The decision to delay the deadline is the second time in a month that Visa has announced moves to appease relationships with merchants after years of tension between the two groups fueled by arguments over fees. Last week, the firm said t would revise its rules for using the new chip technology for debit-card transactions after some retailers claimed the requirements inhibited competition.
For Immediate Release: November 15, 2015
With Florida’s economy continuing to strengthen and more residents and tourists feeling good about their own economic situation and willing to spend money, the holiday shopping season looks bright for retailers
TALLAHASSEE, FL – The Florida Retail Federation (FRF), the state’s premier trade association representing retailers for over 75 years, announced today that the upcoming shopping season looks very bright for Florida’s retailers, thanks to the strength of the state’s economy and increased confidence among consumers. FRF is predicting a 4 percent increase in sales for Sunshine State retailers, which is expected to outpace the national average of between 3.3-3.5 percent.
“Florida’s economy remains strong, unemployment is at a 9-year low, housing remains hot and 100 million extra shoppers in the form of tourists are expected again, which should lead to a successful holiday shopping season for our 270,000 retailers statewide,” said President/CEO Randy Miller. “Smart and savvy retailers will seize on this positive momentum by incorporating discounts, sales and other perks to stand out from the crowd this season.”
Back in September, the Florida Department of Environmental Protection (DEP) issued an emergency rule that would require businesses responsible for instances of pollution to notify the state and the public about those instances on an expedited timeline. Under the emergency rule, notification is required to the DEP and to local government officials and the media.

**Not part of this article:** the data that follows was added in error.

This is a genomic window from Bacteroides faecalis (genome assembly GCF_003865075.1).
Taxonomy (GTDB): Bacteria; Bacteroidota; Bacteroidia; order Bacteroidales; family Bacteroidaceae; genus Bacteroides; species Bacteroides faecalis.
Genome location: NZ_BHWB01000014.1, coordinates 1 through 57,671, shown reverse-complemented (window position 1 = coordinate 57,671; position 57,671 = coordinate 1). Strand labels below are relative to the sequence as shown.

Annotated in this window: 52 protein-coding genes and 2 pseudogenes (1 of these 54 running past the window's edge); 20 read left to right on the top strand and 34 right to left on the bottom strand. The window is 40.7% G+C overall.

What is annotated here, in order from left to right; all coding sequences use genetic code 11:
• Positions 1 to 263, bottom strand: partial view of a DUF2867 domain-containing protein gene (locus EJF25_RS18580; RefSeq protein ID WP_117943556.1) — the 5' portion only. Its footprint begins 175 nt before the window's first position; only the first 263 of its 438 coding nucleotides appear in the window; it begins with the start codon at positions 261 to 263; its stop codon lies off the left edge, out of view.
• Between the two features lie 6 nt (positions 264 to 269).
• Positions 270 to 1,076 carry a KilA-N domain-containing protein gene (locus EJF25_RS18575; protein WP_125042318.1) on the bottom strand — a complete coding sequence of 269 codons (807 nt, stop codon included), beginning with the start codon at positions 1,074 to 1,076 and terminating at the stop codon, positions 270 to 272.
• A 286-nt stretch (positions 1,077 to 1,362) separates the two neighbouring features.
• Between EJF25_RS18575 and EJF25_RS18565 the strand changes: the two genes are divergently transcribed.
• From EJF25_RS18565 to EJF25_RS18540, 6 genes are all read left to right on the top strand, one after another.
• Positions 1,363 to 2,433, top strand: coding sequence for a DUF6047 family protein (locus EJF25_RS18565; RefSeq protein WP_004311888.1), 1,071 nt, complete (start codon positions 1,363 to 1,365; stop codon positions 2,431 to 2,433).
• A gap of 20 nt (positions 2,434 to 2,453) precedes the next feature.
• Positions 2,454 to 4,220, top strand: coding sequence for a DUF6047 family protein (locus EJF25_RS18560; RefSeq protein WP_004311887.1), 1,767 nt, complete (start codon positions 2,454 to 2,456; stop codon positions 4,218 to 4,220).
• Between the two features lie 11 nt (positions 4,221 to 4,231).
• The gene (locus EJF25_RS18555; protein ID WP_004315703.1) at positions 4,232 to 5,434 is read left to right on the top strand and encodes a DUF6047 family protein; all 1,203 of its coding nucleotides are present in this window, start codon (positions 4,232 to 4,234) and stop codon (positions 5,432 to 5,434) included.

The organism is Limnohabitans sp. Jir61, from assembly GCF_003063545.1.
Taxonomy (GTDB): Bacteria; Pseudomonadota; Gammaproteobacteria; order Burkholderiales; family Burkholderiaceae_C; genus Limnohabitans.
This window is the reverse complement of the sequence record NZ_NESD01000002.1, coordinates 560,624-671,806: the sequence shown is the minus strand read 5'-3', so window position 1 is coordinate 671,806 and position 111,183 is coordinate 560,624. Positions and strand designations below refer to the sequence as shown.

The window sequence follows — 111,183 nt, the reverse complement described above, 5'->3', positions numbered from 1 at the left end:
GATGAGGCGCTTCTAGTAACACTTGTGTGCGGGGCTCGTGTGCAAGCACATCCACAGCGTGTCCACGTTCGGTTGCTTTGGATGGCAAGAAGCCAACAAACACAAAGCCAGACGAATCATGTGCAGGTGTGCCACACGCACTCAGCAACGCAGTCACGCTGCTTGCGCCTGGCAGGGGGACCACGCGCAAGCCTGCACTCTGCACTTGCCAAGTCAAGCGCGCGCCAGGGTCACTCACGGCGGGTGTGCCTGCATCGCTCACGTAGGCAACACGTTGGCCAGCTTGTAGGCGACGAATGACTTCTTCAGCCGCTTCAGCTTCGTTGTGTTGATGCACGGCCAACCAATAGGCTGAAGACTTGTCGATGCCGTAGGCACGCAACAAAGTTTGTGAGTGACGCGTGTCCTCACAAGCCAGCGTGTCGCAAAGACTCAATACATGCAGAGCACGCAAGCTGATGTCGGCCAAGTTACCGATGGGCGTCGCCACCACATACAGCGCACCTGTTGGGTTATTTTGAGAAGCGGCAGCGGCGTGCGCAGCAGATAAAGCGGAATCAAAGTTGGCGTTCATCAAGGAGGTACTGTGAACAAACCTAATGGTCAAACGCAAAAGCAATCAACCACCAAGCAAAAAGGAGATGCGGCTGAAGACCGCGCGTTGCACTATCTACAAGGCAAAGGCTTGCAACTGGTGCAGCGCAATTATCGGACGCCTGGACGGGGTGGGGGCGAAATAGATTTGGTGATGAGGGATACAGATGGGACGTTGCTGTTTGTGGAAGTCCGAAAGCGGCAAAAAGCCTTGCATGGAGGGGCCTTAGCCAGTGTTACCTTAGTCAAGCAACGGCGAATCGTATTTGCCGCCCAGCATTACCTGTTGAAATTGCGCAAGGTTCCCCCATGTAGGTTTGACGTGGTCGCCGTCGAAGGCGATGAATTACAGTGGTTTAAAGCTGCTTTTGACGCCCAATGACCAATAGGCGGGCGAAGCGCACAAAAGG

DEP is now in the process of passing a final rule to address pollution notification. Below is the revised proposed rule:
Positive changes have been made to the rule. The rule is now more clear about what amounts of pollutants trigger the notification requirements. But the rule still raises concerns about the cost to business and the potential for ineffective and inaccurate information being shared with the public. We believe the DEP should be the central clearinghouse for the notification of pollution.
We are submitting our comments to the DEP to encourage further changes to the rule. Please share this rule within your companies and let us know what concerns you have. If you have real-life examples regarding how this could negatively impact your business, please share those with us so that we can educate the DEP about the impact of this rule.
Comments will only be received by the state agency up until 5:00 pm on Wednesday, November 9, so please get back with us as soon as you are able. We appreciate your input.
Retailers love to talk about “Millennials” — but how successfully are they reaching this consumer group, and what can brands do to target young consumers more effectively? At Retail’s Digital Summit, Gabbi Baker of OgilvyOne Worldwide and PricewaterhouseCoopers’ Hunter Thomas — both Millennials themselves — went “beyond the meme” to offer proven tactics for engaging younger shoppers.